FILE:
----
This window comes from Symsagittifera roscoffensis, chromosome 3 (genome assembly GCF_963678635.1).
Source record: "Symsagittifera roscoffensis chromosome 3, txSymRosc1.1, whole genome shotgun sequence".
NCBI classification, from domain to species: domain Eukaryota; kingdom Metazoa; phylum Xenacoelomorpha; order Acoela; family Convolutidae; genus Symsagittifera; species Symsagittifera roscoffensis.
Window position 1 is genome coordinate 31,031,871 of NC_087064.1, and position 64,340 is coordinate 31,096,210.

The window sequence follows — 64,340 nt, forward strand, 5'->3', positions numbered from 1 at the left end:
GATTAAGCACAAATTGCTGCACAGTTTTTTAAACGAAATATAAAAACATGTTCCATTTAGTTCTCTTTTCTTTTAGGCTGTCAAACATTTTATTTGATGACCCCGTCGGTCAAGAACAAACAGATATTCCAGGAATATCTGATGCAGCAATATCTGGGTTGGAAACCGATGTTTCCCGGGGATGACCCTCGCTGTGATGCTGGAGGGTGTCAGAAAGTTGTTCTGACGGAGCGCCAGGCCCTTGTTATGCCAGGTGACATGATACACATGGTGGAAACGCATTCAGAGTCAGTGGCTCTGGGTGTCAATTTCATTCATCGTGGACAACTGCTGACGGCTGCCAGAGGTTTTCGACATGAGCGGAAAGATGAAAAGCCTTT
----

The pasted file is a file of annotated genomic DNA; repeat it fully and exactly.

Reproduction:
This window comes from Symsagittifera roscoffensis, chromosome 3 (genome assembly GCF_963678635.1).
Source record: "Symsagittifera roscoffensis chromosome 3, txSymRosc1.1, whole genome shotgun sequence".
NCBI classification, from domain to species: domain Eukaryota; kingdom Metazoa; phylum Xenacoelomorpha; order Acoela; family Convolutidae; genus Symsagittifera; species Symsagittifera roscoffensis.
Window position 1 is genome coordinate 31,031,871 of NC_087064.1, and position 64,340 is coordinate 31,096,210.

The window sequence follows — 64,340 nt, forward strand, 5'->3', positions numbered from 1 at the left end:
GATTAAGCACAAATTGCTGCACAGTTTTTTAAACGAAATATAAAAACATGTTCCATTTAGTTCTCTTTTCTTTTAGGCTGTCAAACATTTTATTTGATGACCCCGTCGGTCAAGAACAAACAGATATTCCAGGAATATCTGATGCAGCAATATCTGGGTTGGAAACCGATGTTTCCCGGGGATGACCCTCGCTGTGATGCTGGAGGGTGTCAGAAAGTTGTTCTGACGGAGCGCCAGGCCCTTGTTATGCCAGGTGACATGATACACATGGTGGAAACGCATTCAGAGTCAGTGGCTCTGGGTGTCAATTTCATTCATCGTGGACAACTGCTGACGGCTGCCAGAGGTTTTCGACATGAGCGGAAAGATGAAAAGCCTTT